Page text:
Everyone has a story. Wake Island‘s journey began as story of two friends who met in 2004 and now forming one of the most promising band of the year. ‘’We met in Montreal, of all all places’’, recalls Philippe Manasseh who met Nadim Maghzal during their McGill student days, both hailing from Lebanon. From then on, they collaborated on several musical projects until this iteration, which is one-year old but was in gestation from way back.
Wake Island is an electronic project. “It would not be ok to say otherwise”, explains Phil. The band favours the computer as a musical instrument, an interest that was fueled by a desire to downsize, to use technology and an itch to get up and dance. “It became very clear to us last year”, comments Phil on the band’s transition. “We went to Mutek and we found out that’s where music is now. This is a revolution in music, everyone is ignoring it’’, he declares. “One day people will realize that this is music today, they will accept it and they will be so late. We don’t want to be late, we want to be ahead and so we just went for it”.
Stating so, the musician hopes that the computer will be respected as a music instrument, because let’s face it, it still isn’t the case, when you consider anything else than electronic music. “Outside [the electronic world], it’s really seen as a bad tool. It’s very frowned upon in the rock world to use laptop on stage’’, he explains. His bandmate Nadim concurs. “Obviously they are very lame ways to use this technology”, referring to the ‘spacebar press’ style, as we jokingly call it. “Spacebar press is good as in some context’’, he concedes. ‘’But we don’t do it, we actually perform. At the end of the day, the computer is probably one of the most complex instruments of our times, and learning how to be expressive with it is a challenge”.
Out, the band’s ardent debut album released in April, is a self-produced work mixed by the proficient Jace Lazek, from Breakglass studio. To record, the band tells us, is a transitional record between rock and electronic using acoustic drums and bass arrangements that we will not find in the live setting. ”It’s a half-walk, we wanted it to be this way’’, declares Phil. “Live, it’s entirely electronic, except for the electric guitar and the voice”, he indicates. “It’s like we’re remixing out album live”. This electronic frameboard is really what Wake Island prevails for. ‘’We’re trying to prove that electronic music doesn’t have to be cold”, they explain. “It’s a stereotype that there is no emotions and it is kids on their laptops doing nothing’’, points out Phil. ‘’And we’re like no, it’s also adults on their laptops doing a lot! Being an example of how you can be doing war moving music on your computer hopefully changes some minds”. In their opinion, acts like Moderat are doing precisely with a tremendous success, blending cold electronic to pop and infusing emotion into this music. Artists like Grimes, or Montreal’s Blue Hawaii, Foxtrott, CO/NTRY or Essaie Pas are doing a similar thing, not just turning knobs but using their stage presence, composer and performers assets in their digital approach. Such a creative process requires a different mindset for recording. “We write thinking of our live shows”, asserts Nadim. This way, the line between the rehearsal spaces are studio is blurred. “We you look at rock bands or jazz bands, there is studio life and rehearsal life. When you are an electronic producer, this separation is not clear. Everything we use in the studio we use on stage”.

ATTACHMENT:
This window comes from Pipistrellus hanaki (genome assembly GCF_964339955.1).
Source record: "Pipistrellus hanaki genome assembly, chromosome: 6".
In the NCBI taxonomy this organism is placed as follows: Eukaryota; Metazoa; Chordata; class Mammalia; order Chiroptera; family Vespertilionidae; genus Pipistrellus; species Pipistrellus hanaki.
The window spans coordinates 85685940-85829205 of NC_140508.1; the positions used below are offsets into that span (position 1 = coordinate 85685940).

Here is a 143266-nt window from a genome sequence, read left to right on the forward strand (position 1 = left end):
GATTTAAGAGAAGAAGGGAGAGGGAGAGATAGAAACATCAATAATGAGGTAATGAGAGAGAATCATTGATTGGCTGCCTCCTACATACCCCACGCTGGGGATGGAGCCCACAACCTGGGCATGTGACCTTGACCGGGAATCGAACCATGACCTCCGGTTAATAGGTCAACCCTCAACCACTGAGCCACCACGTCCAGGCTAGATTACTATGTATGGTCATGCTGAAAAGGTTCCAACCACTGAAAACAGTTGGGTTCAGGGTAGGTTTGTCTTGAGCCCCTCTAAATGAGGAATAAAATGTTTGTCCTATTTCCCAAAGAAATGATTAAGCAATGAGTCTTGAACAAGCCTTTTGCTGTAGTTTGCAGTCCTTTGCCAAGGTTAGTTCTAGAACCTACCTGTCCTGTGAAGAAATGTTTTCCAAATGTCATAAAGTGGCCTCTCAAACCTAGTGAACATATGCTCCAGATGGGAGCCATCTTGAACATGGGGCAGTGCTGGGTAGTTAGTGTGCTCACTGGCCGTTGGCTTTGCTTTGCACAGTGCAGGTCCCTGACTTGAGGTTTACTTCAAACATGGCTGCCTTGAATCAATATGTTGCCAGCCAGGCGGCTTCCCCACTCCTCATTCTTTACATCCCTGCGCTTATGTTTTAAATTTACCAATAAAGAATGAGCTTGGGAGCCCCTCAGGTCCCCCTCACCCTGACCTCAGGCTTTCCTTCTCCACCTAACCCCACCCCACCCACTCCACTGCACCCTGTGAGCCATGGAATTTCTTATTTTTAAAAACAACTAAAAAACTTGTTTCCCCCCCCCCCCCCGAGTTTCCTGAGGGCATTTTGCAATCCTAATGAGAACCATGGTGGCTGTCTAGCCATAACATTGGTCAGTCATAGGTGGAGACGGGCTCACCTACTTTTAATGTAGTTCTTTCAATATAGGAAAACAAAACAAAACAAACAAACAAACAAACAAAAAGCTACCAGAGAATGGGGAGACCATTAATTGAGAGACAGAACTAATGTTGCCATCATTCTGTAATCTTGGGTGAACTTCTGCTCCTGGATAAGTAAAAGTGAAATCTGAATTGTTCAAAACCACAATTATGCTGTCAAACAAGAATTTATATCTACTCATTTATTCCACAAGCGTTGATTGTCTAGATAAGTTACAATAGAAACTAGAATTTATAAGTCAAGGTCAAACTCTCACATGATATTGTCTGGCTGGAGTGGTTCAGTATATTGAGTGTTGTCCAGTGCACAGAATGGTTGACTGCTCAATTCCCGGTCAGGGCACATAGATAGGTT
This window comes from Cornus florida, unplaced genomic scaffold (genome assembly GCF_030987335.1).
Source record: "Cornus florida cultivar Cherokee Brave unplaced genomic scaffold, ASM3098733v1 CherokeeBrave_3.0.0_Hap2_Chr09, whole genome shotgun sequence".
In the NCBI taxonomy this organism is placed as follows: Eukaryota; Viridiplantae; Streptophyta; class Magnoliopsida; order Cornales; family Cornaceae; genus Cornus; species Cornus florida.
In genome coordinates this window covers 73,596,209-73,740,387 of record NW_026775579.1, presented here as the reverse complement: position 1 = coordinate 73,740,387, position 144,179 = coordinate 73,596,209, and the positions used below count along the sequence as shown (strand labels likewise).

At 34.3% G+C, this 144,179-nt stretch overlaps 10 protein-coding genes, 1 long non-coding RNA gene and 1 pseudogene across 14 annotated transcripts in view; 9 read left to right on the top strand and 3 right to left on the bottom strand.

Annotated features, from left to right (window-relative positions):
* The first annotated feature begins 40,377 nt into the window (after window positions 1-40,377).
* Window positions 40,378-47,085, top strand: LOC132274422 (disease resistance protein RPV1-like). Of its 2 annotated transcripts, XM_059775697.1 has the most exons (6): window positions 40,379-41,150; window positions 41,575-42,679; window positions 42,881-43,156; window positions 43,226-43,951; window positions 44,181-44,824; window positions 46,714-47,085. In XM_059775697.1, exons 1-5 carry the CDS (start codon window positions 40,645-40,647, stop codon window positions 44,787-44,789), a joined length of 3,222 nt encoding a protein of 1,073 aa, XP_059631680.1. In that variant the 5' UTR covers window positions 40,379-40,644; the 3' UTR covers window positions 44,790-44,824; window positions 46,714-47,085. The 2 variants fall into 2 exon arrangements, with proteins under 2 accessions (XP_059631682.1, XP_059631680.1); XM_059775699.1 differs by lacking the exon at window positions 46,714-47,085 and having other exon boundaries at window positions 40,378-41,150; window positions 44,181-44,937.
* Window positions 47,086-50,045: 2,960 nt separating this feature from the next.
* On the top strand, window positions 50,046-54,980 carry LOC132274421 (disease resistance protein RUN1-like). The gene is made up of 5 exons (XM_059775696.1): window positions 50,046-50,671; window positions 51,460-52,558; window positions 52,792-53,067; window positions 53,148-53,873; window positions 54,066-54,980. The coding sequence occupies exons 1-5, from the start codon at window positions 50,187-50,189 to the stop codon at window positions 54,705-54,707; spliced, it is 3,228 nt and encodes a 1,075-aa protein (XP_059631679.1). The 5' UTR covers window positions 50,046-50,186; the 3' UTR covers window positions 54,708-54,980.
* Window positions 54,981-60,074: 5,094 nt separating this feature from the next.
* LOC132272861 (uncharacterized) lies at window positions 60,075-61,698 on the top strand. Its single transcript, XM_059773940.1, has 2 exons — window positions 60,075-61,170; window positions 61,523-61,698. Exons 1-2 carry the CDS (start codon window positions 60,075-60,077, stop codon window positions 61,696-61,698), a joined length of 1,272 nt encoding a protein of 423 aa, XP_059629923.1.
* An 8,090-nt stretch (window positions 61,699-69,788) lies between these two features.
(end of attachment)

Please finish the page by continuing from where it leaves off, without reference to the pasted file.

If you look on Google maps, you would locate Wake Island as the middle point between Asia and North America. In an attempt to define the band, Wake Island is often tied to their Middle-Eastern origins.’’We are not ambassadors of a culture’’, they tell me. “We’re just a band’’. Without playing the Lebanon card, they feel like their heritage should still be pointed out. “It took me 10 years not to consider myself foreign, but it took me 10 years to get to this place”, states Phil. “For the longest time we were active in the local scene but we were considered foreign, kind of in a weird way that was very frustrating. The big challenge for us was to take that frustration and turn in into an advantage. When you realize how, you always realize that you have something special that other people don’t have”. The special things may be influences, although the band does not make use of middle-eastern traditional instrument they grew up listening to, or just a different attitude. If the music speaks for itself, it not something that you deliberately put your finger on, rather recognizing the refreshing component of it. If they continue to call Montreal a home, the band still moves a lot. There is a lot of touring, a residency at NYC famous Piano’s and shows in their other home country. They also started working on a new record, but let’s just let ourselves be carried away by the catchiness of Out for now.
About Christelle Saint-Julien
Professional writer and translator based in Montreal, Christelle compiles projects on project such as brainchild Naked Underground Montreal, literary collective Le Shindig, music, arts and sharing her passion for local culture.